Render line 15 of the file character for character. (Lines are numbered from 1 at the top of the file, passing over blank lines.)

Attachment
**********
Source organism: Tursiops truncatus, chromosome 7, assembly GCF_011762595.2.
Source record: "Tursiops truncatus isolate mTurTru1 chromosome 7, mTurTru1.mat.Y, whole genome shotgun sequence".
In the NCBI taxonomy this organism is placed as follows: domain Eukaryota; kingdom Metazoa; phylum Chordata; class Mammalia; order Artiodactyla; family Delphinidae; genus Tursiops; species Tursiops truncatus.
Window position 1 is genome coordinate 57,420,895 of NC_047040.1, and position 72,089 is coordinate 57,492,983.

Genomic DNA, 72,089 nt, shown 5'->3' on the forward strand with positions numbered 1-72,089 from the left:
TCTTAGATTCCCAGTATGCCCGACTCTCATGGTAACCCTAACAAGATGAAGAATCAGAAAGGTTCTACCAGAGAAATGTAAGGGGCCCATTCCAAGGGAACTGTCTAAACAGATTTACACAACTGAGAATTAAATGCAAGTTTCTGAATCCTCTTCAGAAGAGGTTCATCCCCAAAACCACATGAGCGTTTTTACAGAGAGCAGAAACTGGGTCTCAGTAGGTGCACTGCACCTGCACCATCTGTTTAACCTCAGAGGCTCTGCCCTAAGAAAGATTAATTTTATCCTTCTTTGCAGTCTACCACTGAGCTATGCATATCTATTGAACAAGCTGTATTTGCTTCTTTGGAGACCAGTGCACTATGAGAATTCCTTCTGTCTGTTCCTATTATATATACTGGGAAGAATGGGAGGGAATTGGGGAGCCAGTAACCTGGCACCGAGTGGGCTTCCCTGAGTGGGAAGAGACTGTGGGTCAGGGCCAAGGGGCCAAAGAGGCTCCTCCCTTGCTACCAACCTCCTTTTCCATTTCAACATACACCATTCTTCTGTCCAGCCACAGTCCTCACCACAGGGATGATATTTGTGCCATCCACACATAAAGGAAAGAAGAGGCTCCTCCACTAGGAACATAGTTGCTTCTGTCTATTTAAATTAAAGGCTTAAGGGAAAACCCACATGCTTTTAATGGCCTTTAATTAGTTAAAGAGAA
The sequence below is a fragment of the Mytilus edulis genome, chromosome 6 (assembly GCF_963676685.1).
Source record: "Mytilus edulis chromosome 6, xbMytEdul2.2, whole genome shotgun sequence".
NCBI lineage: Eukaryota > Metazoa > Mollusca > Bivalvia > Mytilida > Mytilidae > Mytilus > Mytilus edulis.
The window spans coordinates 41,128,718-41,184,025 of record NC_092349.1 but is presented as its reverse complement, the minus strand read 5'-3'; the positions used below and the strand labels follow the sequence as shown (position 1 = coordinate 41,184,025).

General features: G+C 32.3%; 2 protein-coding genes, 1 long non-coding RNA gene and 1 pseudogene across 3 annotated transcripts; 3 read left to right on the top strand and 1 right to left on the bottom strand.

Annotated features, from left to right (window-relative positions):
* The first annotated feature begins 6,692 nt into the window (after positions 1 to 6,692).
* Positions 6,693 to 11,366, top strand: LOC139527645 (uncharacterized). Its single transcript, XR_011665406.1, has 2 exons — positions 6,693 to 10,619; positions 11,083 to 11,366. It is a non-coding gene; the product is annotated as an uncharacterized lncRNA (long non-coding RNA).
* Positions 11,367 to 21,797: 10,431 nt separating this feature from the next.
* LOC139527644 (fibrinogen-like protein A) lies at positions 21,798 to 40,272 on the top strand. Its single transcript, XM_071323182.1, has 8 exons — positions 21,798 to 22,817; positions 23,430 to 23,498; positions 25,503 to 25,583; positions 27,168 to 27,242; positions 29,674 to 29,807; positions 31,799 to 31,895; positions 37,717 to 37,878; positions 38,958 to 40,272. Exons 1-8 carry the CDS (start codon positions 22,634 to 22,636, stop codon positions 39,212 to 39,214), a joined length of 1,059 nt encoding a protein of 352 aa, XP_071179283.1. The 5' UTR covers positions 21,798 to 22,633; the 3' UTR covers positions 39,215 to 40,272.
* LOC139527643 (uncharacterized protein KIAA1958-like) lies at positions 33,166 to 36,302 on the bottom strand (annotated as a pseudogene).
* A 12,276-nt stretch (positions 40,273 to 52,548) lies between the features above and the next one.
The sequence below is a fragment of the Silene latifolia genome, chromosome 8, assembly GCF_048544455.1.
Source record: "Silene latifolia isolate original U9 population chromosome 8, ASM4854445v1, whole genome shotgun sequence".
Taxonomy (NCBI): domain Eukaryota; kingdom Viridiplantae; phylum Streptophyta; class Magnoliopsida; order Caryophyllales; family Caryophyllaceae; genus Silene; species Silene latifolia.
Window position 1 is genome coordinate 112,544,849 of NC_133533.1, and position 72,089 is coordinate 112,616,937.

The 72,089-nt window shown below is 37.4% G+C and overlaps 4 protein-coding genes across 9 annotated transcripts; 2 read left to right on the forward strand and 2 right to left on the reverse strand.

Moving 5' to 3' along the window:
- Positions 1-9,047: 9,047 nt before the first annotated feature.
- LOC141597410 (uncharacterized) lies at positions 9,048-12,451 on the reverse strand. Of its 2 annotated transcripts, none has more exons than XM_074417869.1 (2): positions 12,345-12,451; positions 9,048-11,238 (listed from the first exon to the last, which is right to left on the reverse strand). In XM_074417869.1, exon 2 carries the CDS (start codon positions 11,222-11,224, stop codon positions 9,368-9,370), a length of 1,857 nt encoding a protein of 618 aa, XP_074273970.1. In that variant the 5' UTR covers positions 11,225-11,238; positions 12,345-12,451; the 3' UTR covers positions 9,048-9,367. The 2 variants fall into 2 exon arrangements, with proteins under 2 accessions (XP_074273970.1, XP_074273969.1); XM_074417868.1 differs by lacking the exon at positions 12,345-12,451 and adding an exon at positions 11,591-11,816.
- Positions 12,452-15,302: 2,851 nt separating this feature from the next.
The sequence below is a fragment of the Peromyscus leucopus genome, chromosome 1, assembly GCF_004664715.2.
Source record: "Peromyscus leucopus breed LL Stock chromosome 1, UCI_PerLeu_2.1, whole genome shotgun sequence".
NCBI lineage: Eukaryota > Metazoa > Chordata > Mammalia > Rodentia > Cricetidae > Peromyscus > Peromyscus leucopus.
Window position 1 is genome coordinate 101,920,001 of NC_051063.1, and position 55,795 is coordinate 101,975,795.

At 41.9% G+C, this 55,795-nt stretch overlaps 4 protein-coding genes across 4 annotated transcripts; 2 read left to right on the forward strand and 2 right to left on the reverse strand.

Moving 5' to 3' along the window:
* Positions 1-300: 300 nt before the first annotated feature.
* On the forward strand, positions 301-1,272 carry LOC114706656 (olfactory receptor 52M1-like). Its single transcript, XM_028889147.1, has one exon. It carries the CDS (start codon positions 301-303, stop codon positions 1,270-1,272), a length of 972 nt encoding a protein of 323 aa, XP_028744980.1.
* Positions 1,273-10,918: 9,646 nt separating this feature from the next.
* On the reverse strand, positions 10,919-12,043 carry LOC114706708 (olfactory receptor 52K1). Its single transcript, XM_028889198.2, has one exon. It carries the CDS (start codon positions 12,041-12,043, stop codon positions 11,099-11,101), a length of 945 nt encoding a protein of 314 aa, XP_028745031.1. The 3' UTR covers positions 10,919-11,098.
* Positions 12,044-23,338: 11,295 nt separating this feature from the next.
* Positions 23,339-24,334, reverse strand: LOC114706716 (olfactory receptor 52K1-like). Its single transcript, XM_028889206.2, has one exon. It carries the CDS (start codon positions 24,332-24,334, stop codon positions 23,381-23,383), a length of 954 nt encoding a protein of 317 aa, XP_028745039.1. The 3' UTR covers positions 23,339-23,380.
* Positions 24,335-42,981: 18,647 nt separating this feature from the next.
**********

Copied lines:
* Positions 11,367 to 21,797: 10,431 nt separating this feature from the next.